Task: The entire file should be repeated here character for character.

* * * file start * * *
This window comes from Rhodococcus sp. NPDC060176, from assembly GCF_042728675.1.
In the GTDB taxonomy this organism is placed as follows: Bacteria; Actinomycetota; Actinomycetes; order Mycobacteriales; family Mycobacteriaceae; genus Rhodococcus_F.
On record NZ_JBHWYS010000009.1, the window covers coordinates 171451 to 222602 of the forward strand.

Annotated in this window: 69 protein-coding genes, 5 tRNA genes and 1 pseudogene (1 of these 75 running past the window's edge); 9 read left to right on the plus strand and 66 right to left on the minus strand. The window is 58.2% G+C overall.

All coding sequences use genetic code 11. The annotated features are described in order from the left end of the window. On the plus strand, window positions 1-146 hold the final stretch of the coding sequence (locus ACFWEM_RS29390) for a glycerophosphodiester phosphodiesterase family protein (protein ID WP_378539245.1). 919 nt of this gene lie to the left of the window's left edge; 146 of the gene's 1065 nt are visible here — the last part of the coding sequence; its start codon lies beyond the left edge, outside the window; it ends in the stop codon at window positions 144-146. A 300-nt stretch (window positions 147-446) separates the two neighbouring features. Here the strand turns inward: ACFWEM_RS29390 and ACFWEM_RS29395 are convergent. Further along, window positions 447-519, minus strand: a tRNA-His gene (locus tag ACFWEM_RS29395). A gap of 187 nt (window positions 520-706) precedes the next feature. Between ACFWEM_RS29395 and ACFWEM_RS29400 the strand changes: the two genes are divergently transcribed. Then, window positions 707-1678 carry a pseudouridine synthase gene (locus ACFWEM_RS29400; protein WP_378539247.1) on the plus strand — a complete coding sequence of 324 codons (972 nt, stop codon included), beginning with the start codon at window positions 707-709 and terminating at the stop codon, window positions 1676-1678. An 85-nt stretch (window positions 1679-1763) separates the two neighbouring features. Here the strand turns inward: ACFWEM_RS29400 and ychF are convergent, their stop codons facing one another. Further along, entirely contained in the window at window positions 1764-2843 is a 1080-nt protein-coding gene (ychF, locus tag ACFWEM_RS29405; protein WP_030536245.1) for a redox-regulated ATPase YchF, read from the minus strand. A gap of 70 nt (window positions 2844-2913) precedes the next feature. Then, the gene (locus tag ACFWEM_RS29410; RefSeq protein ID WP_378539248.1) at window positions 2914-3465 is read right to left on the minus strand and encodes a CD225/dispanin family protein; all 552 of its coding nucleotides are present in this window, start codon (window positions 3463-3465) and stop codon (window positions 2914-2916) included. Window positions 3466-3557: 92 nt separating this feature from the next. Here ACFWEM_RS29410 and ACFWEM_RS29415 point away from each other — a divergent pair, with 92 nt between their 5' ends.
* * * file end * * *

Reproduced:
This window comes from Rhodococcus sp. NPDC060176, from assembly GCF_042728675.1.
In the GTDB taxonomy this organism is placed as follows: Bacteria; Actinomycetota; Actinomycetes; order Mycobacteriales; family Mycobacteriaceae; genus Rhodococcus_F.
On record NZ_JBHWYS010000009.1, the window covers coordinates 171451 to 222602 of the forward strand.

Annotated in this window: 69 protein-coding genes, 5 tRNA genes and 1 pseudogene (1 of these 75 running past the window's edge); 9 read left to right on the plus strand and 66 right to left on the minus strand. The window is 58.2% G+C overall.

All coding sequences use genetic code 11. The annotated features are described in order from the left end of the window. On the plus strand, window positions 1-146 hold the final stretch of the coding sequence (locus ACFWEM_RS29390) for a glycerophosphodiester phosphodiesterase family protein (protein ID WP_378539245.1). 919 nt of this gene lie to the left of the window's left edge; 146 of the gene's 1065 nt are visible here — the last part of the coding sequence; its start codon lies beyond the left edge, outside the window; it ends in the stop codon at window positions 144-146. A 300-nt stretch (window positions 147-446) separates the two neighbouring features. Here the strand turns inward: ACFWEM_RS29390 and ACFWEM_RS29395 are convergent. Further along, window positions 447-519, minus strand: a tRNA-His gene (locus tag ACFWEM_RS29395). A gap of 187 nt (window positions 520-706) precedes the next feature. Between ACFWEM_RS29395 and ACFWEM_RS29400 the strand changes: the two genes are divergently transcribed. Then, window positions 707-1678 carry a pseudouridine synthase gene (locus ACFWEM_RS29400; protein WP_378539247.1) on the plus strand — a complete coding sequence of 324 codons (972 nt, stop codon included), beginning with the start codon at window positions 707-709 and terminating at the stop codon, window positions 1676-1678. An 85-nt stretch (window positions 1679-1763) separates the two neighbouring features. Here the strand turns inward: ACFWEM_RS29400 and ychF are convergent, their stop codons facing one another. Further along, entirely contained in the window at window positions 1764-2843 is a 1080-nt protein-coding gene (ychF, locus tag ACFWEM_RS29405; protein WP_030536245.1) for a redox-regulated ATPase YchF, read from the minus strand. A gap of 70 nt (window positions 2844-2913) precedes the next feature. Then, the gene (locus tag ACFWEM_RS29410; RefSeq protein ID WP_378539248.1) at window positions 2914-3465 is read right to left on the minus strand and encodes a CD225/dispanin family protein; all 552 of its coding nucleotides are present in this window, start codon (window positions 3463-3465) and stop codon (window positions 2914-2916) included. Window positions 3466-3557: 92 nt separating this feature from the next. Here ACFWEM_RS29410 and ACFWEM_RS29415 point away from each other — a divergent pair, with 92 nt between their 5' ends.